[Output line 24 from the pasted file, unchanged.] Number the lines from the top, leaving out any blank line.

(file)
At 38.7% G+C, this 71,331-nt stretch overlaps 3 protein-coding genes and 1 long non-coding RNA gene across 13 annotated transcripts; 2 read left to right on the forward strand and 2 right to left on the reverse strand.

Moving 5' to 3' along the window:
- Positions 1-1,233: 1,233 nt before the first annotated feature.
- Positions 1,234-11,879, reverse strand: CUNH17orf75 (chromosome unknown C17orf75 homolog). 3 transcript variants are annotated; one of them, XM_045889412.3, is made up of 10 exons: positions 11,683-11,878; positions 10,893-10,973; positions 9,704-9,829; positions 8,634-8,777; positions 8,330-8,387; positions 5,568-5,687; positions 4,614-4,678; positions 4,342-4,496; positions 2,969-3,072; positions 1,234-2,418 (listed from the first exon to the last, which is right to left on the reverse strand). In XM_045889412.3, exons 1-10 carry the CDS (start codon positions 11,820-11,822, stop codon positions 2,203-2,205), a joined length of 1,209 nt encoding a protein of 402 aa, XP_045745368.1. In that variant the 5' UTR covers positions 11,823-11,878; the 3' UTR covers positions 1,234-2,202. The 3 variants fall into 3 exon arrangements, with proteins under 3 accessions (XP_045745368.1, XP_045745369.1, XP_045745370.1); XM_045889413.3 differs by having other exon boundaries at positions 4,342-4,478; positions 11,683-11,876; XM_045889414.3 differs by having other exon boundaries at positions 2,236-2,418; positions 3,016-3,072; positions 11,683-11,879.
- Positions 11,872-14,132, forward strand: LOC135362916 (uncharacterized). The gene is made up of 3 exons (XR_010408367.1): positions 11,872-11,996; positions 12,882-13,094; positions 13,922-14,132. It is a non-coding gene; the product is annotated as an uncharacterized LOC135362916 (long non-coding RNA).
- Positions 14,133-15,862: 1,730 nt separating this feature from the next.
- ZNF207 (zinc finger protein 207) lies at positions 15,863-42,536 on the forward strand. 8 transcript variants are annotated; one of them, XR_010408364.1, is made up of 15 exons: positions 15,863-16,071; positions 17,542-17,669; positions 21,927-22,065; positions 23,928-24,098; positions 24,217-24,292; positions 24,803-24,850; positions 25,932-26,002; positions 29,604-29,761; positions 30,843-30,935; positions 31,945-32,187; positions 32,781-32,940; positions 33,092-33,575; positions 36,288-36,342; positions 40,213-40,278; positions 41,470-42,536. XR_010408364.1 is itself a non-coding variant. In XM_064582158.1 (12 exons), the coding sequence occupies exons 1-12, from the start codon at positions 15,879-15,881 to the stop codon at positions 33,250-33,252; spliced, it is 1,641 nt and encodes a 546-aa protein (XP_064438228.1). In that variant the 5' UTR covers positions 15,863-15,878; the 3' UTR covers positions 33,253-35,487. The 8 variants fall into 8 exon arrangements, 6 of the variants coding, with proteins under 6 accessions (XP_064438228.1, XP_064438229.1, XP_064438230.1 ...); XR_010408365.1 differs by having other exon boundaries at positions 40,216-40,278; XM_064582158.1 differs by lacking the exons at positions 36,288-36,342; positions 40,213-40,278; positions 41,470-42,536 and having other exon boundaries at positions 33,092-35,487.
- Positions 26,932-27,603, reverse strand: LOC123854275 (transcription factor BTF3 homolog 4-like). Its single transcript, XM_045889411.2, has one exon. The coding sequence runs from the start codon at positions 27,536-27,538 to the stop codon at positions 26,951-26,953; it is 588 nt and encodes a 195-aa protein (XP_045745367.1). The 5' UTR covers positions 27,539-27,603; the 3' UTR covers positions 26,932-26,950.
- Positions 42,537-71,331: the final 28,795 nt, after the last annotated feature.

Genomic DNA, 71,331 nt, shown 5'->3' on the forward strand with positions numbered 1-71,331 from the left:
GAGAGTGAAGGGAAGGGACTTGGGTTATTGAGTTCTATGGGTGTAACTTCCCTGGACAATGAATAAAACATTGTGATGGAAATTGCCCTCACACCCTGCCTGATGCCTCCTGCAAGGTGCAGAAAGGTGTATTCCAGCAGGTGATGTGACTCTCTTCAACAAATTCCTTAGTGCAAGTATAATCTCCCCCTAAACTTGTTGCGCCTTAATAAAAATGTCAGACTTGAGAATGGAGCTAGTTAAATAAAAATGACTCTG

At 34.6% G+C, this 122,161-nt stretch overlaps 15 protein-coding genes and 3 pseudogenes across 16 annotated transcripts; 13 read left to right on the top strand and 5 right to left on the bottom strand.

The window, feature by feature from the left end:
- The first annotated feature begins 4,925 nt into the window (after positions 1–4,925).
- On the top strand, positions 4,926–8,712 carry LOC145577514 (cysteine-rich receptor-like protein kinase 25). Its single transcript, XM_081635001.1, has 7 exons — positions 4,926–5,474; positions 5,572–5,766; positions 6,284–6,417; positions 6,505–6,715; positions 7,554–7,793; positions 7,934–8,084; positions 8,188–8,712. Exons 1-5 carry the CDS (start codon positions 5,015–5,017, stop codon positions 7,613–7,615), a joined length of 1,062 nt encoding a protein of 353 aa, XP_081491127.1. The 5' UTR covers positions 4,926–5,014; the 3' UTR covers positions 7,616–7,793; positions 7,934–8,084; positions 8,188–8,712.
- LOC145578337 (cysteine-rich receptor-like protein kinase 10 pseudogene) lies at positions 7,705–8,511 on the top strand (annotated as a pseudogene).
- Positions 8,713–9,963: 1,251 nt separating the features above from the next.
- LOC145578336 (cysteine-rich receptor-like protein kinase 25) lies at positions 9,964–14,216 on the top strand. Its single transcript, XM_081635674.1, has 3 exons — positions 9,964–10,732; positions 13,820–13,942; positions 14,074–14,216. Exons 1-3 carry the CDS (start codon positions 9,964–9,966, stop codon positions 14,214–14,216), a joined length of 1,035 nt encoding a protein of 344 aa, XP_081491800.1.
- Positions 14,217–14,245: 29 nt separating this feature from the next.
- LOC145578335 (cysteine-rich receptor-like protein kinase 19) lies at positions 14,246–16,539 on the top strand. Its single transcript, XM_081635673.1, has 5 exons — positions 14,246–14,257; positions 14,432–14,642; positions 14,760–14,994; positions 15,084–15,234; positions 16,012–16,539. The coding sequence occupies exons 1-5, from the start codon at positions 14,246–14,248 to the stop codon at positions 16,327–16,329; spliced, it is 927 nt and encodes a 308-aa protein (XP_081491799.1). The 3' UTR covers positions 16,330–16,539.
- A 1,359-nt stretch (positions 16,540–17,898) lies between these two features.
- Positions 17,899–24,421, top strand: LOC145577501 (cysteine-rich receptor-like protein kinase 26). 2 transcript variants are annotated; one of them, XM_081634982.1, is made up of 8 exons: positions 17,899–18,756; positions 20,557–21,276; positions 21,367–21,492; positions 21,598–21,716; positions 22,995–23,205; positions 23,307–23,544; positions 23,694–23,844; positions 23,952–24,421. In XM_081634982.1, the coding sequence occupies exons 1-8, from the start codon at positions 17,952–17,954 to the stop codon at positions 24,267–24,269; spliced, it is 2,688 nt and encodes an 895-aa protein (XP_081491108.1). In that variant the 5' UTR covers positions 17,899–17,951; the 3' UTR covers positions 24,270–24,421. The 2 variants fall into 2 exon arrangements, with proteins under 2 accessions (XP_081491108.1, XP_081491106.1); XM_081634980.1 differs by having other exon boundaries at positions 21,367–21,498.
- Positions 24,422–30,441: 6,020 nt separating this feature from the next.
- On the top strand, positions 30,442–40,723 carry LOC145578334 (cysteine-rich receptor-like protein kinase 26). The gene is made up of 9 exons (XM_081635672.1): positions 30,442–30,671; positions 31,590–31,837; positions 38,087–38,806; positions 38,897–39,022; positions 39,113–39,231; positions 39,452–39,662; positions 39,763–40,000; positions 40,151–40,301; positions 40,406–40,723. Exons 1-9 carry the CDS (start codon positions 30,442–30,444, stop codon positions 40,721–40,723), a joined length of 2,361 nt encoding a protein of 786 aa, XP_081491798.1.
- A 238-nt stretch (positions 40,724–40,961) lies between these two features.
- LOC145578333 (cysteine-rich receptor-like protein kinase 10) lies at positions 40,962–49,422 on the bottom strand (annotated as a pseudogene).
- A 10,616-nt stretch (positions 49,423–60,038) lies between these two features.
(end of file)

- On the top strand, positions 30,442–40,723 carry LOC145578334 (cysteine-rich receptor-like protein kinase 26). The gene is made up of 9 exons (XM_081635672.1): positions 30,442–30,671; positions 31,590–31,837; positions 38,087–38,806; positions 38,897–39,022; positions 39,113–39,231; positions 39,452–39,662; positions 39,763–40,000; positions 40,151–40,301; positions 40,406–40,723. Exons 1-9 carry the CDS (start codon positions 30,442–30,444, stop codon positions 40,721–40,723), a joined length of 2,361 nt encoding a protein of 786 aa, XP_081491798.1.